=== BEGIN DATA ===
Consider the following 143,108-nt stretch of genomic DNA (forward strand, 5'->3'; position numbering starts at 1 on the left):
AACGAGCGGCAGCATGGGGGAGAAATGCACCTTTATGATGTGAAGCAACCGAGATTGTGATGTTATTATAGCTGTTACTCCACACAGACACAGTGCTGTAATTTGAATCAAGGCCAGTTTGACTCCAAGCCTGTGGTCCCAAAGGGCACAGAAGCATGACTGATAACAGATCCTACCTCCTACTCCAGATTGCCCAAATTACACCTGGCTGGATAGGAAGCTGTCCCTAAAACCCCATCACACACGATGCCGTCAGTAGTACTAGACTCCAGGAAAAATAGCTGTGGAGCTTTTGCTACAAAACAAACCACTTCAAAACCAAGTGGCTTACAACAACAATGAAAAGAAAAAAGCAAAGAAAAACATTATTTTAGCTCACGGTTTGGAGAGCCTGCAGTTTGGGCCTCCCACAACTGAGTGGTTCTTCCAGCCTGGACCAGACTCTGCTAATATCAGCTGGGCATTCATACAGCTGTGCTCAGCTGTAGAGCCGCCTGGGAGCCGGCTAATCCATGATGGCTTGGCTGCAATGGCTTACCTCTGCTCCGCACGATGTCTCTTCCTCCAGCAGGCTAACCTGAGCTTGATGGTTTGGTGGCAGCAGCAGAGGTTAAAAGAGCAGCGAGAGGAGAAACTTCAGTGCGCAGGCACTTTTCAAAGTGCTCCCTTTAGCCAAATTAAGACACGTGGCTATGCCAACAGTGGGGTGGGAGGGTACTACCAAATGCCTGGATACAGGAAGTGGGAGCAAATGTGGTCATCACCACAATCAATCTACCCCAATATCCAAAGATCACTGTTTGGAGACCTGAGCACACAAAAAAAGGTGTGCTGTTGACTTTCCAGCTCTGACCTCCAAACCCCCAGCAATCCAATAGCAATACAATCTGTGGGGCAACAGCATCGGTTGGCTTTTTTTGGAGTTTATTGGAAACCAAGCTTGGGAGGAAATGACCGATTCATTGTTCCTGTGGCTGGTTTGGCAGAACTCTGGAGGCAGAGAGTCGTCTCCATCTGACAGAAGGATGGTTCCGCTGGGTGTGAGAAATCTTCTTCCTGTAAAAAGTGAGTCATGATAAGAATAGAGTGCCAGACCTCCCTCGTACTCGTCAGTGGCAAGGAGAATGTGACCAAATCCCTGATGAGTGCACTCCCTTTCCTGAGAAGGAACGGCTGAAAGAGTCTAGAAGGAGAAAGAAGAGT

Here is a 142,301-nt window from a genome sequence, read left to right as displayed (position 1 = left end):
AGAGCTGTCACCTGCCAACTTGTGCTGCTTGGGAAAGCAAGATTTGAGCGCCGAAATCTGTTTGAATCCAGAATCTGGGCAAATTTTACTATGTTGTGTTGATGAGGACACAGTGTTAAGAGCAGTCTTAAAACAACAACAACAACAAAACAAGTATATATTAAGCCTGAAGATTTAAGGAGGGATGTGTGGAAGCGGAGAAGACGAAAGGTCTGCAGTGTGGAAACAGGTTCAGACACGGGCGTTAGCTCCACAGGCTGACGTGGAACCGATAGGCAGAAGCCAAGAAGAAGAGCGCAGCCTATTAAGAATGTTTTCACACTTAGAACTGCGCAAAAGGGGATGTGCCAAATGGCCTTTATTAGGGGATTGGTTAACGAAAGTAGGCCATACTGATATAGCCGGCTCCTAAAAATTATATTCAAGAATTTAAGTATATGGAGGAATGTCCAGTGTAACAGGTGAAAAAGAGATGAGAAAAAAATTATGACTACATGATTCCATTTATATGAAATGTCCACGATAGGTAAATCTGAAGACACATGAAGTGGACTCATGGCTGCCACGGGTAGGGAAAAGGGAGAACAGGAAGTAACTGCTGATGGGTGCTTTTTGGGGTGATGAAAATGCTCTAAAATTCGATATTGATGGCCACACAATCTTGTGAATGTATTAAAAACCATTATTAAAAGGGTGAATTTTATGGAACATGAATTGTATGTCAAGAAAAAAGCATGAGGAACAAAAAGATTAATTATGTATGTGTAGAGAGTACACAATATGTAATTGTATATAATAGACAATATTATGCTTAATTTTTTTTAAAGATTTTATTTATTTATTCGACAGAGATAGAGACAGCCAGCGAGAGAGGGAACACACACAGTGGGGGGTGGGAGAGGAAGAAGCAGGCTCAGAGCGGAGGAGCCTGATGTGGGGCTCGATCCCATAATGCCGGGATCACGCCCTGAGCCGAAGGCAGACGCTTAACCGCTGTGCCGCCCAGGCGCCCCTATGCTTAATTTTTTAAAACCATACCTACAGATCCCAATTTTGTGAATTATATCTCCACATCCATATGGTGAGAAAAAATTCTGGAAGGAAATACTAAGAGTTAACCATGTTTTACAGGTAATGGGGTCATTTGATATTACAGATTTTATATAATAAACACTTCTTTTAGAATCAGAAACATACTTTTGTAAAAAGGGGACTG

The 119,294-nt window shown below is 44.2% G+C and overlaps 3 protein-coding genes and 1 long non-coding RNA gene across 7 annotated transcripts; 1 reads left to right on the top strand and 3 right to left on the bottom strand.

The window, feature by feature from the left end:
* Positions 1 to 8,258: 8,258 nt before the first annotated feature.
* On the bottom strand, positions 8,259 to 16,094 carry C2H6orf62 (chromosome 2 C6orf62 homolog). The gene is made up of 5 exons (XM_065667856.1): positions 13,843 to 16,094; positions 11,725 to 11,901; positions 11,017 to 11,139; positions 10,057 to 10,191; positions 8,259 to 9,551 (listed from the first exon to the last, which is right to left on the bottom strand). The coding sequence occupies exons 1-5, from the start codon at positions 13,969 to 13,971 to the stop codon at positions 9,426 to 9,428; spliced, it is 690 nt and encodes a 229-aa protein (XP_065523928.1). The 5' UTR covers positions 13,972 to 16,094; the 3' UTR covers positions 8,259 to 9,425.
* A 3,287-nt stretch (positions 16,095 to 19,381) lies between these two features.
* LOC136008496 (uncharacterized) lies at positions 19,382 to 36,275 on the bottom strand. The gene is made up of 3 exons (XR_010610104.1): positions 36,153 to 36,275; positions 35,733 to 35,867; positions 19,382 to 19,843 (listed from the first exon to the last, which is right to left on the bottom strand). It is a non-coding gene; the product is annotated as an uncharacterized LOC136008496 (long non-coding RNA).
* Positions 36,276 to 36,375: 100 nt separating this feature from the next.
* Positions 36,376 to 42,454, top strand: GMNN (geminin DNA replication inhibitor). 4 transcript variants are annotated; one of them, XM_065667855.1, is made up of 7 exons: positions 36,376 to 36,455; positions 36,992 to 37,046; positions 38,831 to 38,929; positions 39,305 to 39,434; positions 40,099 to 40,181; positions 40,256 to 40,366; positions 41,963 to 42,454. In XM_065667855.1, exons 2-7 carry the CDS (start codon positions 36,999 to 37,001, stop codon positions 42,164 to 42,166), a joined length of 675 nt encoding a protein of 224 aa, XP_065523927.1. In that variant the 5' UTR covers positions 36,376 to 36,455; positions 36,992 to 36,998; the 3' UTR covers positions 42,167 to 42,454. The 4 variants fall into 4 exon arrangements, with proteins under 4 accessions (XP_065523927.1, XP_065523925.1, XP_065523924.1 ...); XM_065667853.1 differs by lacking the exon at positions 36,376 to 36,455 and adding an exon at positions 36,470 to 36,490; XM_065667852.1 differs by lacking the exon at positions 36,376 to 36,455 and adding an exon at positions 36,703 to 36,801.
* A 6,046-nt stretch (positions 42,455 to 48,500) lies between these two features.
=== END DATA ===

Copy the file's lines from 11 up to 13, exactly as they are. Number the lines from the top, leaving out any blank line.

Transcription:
* Positions 36,276 to 36,375: 100 nt separating this feature from the next.
* Positions 36,376 to 42,454, top strand: GMNN (geminin DNA replication inhibitor). 4 transcript variants are annotated; one of them, XM_065667855.1, is made up of 7 exons: positions 36,376 to 36,455; positions 36,992 to 37,046; positions 38,831 to 38,929; positions 39,305 to 39,434; positions 40,099 to 40,181; positions 40,256 to 40,366; positions 41,963 to 42,454. In XM_065667855.1, exons 2-7 carry the CDS (start codon positions 36,999 to 37,001, stop codon positions 42,164 to 42,166), a joined length of 675 nt encoding a protein of 224 aa, XP_065523927.1. In that variant the 5' UTR covers positions 36,376 to 36,455; positions 36,992 to 36,998; the 3' UTR covers positions 42,167 to 42,454. The 4 variants fall into 4 exon arrangements, with proteins under 4 accessions (XP_065523927.1, XP_065523925.1, XP_065523924.1 ...); XM_065667853.1 differs by lacking the exon at positions 36,376 to 36,455 and adding an exon at positions 36,470 to 36,490; XM_065667852.1 differs by lacking the exon at positions 36,376 to 36,455 and adding an exon at positions 36,703 to 36,801.
* A 6,046-nt stretch (positions 42,455 to 48,500) lies between these two features.